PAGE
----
Accuracy of magnetic resonance imaging to detect cartilage loss in severe osteoarthritis of the first carpometacarpal joint: comparison with histological evaluationReportar como inadecuado




Accuracy of magnetic resonance imaging to detect cartilage loss in severe osteoarthritis of the first carpometacarpal joint: comparison with histological evaluation - Descarga este documento en PDF. Documentación en PDF para descargar gratis. Disponible también para leer online.

Arthritis Research and Therapy

, 19:55

First Online: 14 March 2017Received: 13 December 2016Accepted: 14 February 2017

Abstract

BackgroundMagnetic resonance imaging MRI is increasingly used for research in hand osteoarthritis, but imaging the thin cartilage layers in the hand joints remains challenging. We therefore assessed the accuracy of MRI in detecting cartilage loss in patients with symptomatic osteoarthritis of the first carpometacarpal CMC1 joint.

MethodsTwelve patients scheduled for trapeziectomy to treat severe symptomatic osteoarthritis of the CMC1 joint underwent a preoperative high resolution 3D spoiled gradient SPGR MRI scan. Subsequently, the resected trapezium was evaluated histologically. The sections were scored for cartilage damage severity Osteoarthritis Research Society International OARSI score, and extent of damage percentage surface area. Each MRI scan was scored for the area of normal cartilage, partial cartilage loss and full cartilage loss. The percentages of the total surface area with any cartilage loss and full-thickness cartilage loss were calculated using MRI and histological evaluation.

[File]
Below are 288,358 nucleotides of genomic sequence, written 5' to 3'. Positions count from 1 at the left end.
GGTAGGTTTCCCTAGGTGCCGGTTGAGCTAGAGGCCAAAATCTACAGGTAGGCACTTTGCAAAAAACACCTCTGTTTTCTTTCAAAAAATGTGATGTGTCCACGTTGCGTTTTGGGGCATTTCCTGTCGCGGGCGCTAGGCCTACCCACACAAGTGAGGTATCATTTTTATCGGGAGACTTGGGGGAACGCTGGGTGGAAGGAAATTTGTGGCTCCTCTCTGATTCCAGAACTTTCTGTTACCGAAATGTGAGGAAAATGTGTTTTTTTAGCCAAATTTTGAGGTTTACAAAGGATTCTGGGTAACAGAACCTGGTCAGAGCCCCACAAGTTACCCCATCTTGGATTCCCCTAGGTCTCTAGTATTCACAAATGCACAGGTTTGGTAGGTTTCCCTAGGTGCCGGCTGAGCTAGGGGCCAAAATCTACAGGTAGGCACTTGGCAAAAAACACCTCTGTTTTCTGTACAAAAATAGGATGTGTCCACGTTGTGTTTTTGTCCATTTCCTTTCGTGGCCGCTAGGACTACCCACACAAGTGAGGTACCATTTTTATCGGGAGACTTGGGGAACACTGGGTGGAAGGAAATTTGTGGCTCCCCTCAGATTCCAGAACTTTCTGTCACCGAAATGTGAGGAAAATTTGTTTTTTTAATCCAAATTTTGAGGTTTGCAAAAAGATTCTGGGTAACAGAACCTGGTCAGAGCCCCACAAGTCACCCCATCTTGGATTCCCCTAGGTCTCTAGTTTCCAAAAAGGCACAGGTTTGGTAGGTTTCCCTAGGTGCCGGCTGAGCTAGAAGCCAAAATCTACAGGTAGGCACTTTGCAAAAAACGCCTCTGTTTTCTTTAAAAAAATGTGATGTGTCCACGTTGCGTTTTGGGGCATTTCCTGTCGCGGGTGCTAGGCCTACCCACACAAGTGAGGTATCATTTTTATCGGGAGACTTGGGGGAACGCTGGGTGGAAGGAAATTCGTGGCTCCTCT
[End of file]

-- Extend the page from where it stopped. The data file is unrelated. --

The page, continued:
ResultsMRI and histological evaluation both identified large areas of overall cartilage loss. The median IQR surface area of any cartilage loss on MRI was 98% 82–100%, and on histological assessment 96% 87–98%. However, MRI underestimated the extent of full-thickness cartilage loss. The median IQR surface area of full-thickness cartilage loss on MRI was 43% 22–70%, and on histological evaluation 79% 67–85%. The difference was caused by a thin layer of high signal on the articulating surface, which was interpreted as damaged cartilage on MRI but which was not identified on histological evaluation.

ConclusionsThree-dimensional SPGR MRI of the CMC1 joint demonstrates overall cartilage damage, but underestimates full-thickness cartilage loss in patients with advanced osteoarthritis.

KeywordsMagnetic resonance imaging First carpometacarpal joint Cartilage Histology Osteoarthritis AbbreviationsBMLBone marrow lesions

CMC1First carpometacarpal joint

CRConventional radiology

ETLEcho train length

FOVField of view

FRFSEFast recovery fast spin echo

FSFat suppression

ICCIntraclass correlation coefficient

MOAKSMagnetic resonance imaging osteoarthritis knee score

MRIMagnetic resonance imaging

OAOsteoarthritis

OARSIOsteoarthritis Research Society International

PDProton density

SPGRSpoiled gradient

TEEcho time

TRRepetition time

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Autor: Michael S. Saltzherr - J. Henk Coert - Ruud W. Selles - Johan W. van Neck - Jean-Bart Jaquet - Gerjo J. V. M. van Osc

Fuente: https://link.springer.com/







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